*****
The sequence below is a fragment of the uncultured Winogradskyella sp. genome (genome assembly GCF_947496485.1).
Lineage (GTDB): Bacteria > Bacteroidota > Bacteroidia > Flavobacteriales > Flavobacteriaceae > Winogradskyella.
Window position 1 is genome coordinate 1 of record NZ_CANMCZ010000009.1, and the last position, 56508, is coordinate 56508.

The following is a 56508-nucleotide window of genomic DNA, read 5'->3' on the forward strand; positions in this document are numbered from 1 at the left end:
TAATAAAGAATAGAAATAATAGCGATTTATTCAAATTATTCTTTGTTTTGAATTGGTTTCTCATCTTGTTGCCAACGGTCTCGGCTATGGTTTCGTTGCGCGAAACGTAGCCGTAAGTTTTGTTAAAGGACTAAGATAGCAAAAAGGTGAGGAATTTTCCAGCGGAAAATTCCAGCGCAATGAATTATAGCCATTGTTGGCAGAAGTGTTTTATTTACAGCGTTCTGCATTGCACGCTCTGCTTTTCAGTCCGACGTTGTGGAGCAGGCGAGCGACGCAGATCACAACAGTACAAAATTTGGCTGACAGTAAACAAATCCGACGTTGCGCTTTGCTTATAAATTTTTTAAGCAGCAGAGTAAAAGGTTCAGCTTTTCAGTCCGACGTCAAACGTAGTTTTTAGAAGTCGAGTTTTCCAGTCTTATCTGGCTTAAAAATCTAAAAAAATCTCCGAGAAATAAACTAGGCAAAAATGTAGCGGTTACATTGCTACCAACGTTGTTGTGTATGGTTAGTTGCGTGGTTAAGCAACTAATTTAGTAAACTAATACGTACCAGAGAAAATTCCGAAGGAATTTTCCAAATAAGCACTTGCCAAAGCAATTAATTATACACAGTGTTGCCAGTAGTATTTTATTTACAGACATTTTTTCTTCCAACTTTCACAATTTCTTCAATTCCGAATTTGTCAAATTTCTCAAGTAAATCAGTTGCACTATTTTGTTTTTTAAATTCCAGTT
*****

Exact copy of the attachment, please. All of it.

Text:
The sequence below is a fragment of the uncultured Winogradskyella sp. genome (genome assembly GCF_947496485.1).
Lineage (GTDB): Bacteria > Bacteroidota > Bacteroidia > Flavobacteriales > Flavobacteriaceae > Winogradskyella.
Window position 1 is genome coordinate 1 of record NZ_CANMCZ010000009.1, and the last position, 56508, is coordinate 56508.

The following is a 56508-nucleotide window of genomic DNA, read 5'->3' on the forward strand; positions in this document are numbered from 1 at the left end:
TAATAAAGAATAGAAATAATAGCGATTTATTCAAATTATTCTTTGTTTTGAATTGGTTTCTCATCTTGTTGCCAACGGTCTCGGCTATGGTTTCGTTGCGCGAAACGTAGCCGTAAGTTTTGTTAAAGGACTAAGATAGCAAAAAGGTGAGGAATTTTCCAGCGGAAAATTCCAGCGCAATGAATTATAGCCATTGTTGGCAGAAGTGTTTTATTTACAGCGTTCTGCATTGCACGCTCTGCTTTTCAGTCCGACGTTGTGGAGCAGGCGAGCGACGCAGATCACAACAGTACAAAATTTGGCTGACAGTAAACAAATCCGACGTTGCGCTTTGCTTATAAATTTTTTAAGCAGCAGAGTAAAAGGTTCAGCTTTTCAGTCCGACGTCAAACGTAGTTTTTAGAAGTCGAGTTTTCCAGTCTTATCTGGCTTAAAAATCTAAAAAAATCTCCGAGAAATAAACTAGGCAAAAATGTAGCGGTTACATTGCTACCAACGTTGTTGTGTATGGTTAGTTGCGTGGTTAAGCAACTAATTTAGTAAACTAATACGTACCAGAGAAAATTCCGAAGGAATTTTCCAAATAAGCACTTGCCAAAGCAATTAATTATACACAGTGTTGCCAGTAGTATTTTATTTACAGACATTTTTTCTTCCAACTTTCACAATTTCTTCAATTCCGAATTTGTCAAATTTCTCAAGTAAATCAGTTGCACTATTTTGTTTTTTAAATTCCAGTT